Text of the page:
Legal frameworks and social norms exist in order to prevent exploitation of vulnerabilities. But online it is easy and cheap to target trigger-points in human behaviour and emotion – vulnerabilities exploited through marketing of products, but also by political positions and parties.
Moreover, the online world removes the inhibitions that apply in society and can enable the worst in human behaviour. Therefore, we must ask how regulation can foster social norms that work in tandem with procedural rules and formal institutions to cause people to regulate their own behaviour. Norms can be set by communities rather than institutions, for example in the way that Wikipedia regulates itself to ensure accuracy.
Any proposed state intervention raises dilemmas: it is not easy to regulate in the public interest when there are trade-offs. Even when there is widespread recognition of a problem that needs a solution, that solution may require revisiting key political trade-offs that were made long ago in constitutions and other founding agreements for democracies. What follows are some of the most obvious dilemmas about regulating the digital sphere.
a. Spontaneous Mobilisation vs Constructive Participation
An individual’s or a group’s capacity to influence the political sphere has been greatly amplified by the new tools delivered by the digital transformation. Political movements can emerge abruptly and harness the power of networked crowds to suddenly pressure for a change in laws. Increased desire for political participation is generally positive for society. However, if politics can be easily swayed by movements as they arise then the normal functioning of representative democracy could be overruled by the demands of continuous reactionary movements.
Both the growing power of online citizen-led political movements and the means for external manipulation to accelerate the drive to activism have created a new and unpredictable political force. What regulatory mechanisms can and should institutions put in place to protect the functioning of established political deliberation? How can they do this without snuffing out the green shoots of new democratic demands by restricting the freedom to engage in political mobilisation?
b. Access to Information vs Quality of Information
On the web and social media, appearance is reality. In simple terms, one’s sense of reality can only ever be constructed from the information one encounters. Many people’s principal source of information is now social media and online content, and how this information is selected affects their sense of reality. Even without deliberate microtargeting to manipulate people’s views, social media often delivers poor quality information to users because of the way that information spreads there, with scare stories often crowding out real ones. No digital innovation has yet replaced rigorous research and good writing.
With the effort required to achieve high journalistic standards as the new limiting factor, there is an inherent asymmetry between those who wish to distribute just content and those who wish to distribute quality journalism. The result is quantity over quality for online journalism. As click rates and view times become the metrics for success, junk news, low quality content and outright conspiracy compete for attention, and hence compete for influence in shaping users’ beliefs.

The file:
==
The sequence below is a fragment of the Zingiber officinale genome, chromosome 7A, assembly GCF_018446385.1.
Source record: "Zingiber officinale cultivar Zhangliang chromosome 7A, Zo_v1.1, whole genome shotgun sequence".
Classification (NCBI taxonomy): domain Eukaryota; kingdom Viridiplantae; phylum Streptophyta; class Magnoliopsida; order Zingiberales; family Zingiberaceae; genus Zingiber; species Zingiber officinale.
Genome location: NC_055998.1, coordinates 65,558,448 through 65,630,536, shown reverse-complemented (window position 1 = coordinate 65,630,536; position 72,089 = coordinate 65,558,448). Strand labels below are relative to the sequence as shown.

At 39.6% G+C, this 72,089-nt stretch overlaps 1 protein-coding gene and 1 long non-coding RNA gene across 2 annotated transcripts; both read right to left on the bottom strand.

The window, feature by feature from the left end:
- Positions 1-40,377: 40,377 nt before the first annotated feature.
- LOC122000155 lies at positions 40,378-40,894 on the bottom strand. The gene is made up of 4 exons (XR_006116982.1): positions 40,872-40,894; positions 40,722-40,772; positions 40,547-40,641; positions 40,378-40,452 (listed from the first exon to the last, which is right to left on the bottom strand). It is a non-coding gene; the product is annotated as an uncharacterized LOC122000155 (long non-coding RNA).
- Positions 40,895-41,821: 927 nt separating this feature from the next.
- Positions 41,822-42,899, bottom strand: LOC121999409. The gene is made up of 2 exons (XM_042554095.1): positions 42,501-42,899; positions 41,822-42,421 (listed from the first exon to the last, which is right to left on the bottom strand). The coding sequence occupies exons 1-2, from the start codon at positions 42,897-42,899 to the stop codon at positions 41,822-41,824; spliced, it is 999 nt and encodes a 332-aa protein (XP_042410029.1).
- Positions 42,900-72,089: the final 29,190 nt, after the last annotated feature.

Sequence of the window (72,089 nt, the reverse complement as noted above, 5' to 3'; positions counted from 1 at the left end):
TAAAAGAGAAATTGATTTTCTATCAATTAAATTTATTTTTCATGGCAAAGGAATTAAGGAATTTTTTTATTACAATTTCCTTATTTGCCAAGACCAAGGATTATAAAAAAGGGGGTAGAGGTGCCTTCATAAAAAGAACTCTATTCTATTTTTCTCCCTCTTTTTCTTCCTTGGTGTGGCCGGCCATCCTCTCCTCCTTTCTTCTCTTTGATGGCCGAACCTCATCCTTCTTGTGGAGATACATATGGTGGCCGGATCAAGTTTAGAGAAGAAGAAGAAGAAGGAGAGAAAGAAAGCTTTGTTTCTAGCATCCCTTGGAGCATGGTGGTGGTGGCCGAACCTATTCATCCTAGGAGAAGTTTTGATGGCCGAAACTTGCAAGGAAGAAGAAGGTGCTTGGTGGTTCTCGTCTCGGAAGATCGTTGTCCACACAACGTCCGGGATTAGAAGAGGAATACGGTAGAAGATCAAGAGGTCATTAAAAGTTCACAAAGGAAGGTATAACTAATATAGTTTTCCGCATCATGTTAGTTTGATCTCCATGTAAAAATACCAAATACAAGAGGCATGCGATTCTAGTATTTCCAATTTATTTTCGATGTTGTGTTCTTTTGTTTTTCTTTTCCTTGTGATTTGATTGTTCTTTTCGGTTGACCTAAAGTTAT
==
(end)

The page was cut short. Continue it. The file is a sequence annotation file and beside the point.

Trust in information is vital for learning and debate, so is the quality of that information to reliably inform and educate the population. Given that social media and the internet are valued as sources of information, there is a duty to maintain the quality and veracity of online information to ensure a shared sense of reality among a well-informed population. In what ways should institutions limit the scope for manipulation and promote healthy, constructive debate while not curbing individuals’ access to information? What guidelines should be set to define such standards for information?
c. Freedom of Expression vs Quality of Online Interaction
Online spaces create new areas for public debate and engagement. In keeping these spaces completely open, individuals are free to produce and publish content that is constructive and informative or is intended to manipulate or cause discord. Without frameworks to guard against manipulative practices and deceptive content, the principle of open debate and freedom of expression can be abused to subvert attempts for constructive online discussion and interaction.
There are several means through which individuals can exploit trust in open online spaces and degrade the quality of interaction: online grooming, botnets, fake news, fake video and audio, etc. When individuals and online actors are capable of disrupting and manipulating online spaces, the unrestricted right to engage in open public debate is at odds with the need to maintain a certain level of constructive, quality debate. To preserve or create quality public debate online, institutions need to define a framework that may curtail open access to discussion as a means of defence against online actors that seek to exploit this principle of openness.
d. Privacy and Data Ownership vs Convenience
Digital innovations have granted the public seamless access to information and goods. This seamlessness is, however, predicated on accessing preferences and past behaviour – the more data is accessible, the more responsive and convenient the digital tool. Data is the fuel that powers the machine learning algorithms which are central to the production of revenue for tech companies and platforms. Individuals have given up privacy and control of personal information to get seamless online interaction, which tech giants deliver in return for revenue derived from use of the data they collect on users.
The growing sophistication of the machine learning models can infer highly intimate details about individuals from behavioural data. This inferential power in itself constitutes a massive risk to personal privacy. Personal data can be exploited further, by again applying machine learning systems to direct specifically tailored content that is most likely to achieve some goal, either by motivating action or shaping opinion. This industry of data collection and trading entirely removes control or leverage from the individual. Personal data can then be used to further encroach on privacy and influence individuals. Alternative models of data ownership and control are possible. What levels of privacy should states guarantee to citizens? What trade-offs will people be prepared to make in quality of service from tech giants to maintain their privacy?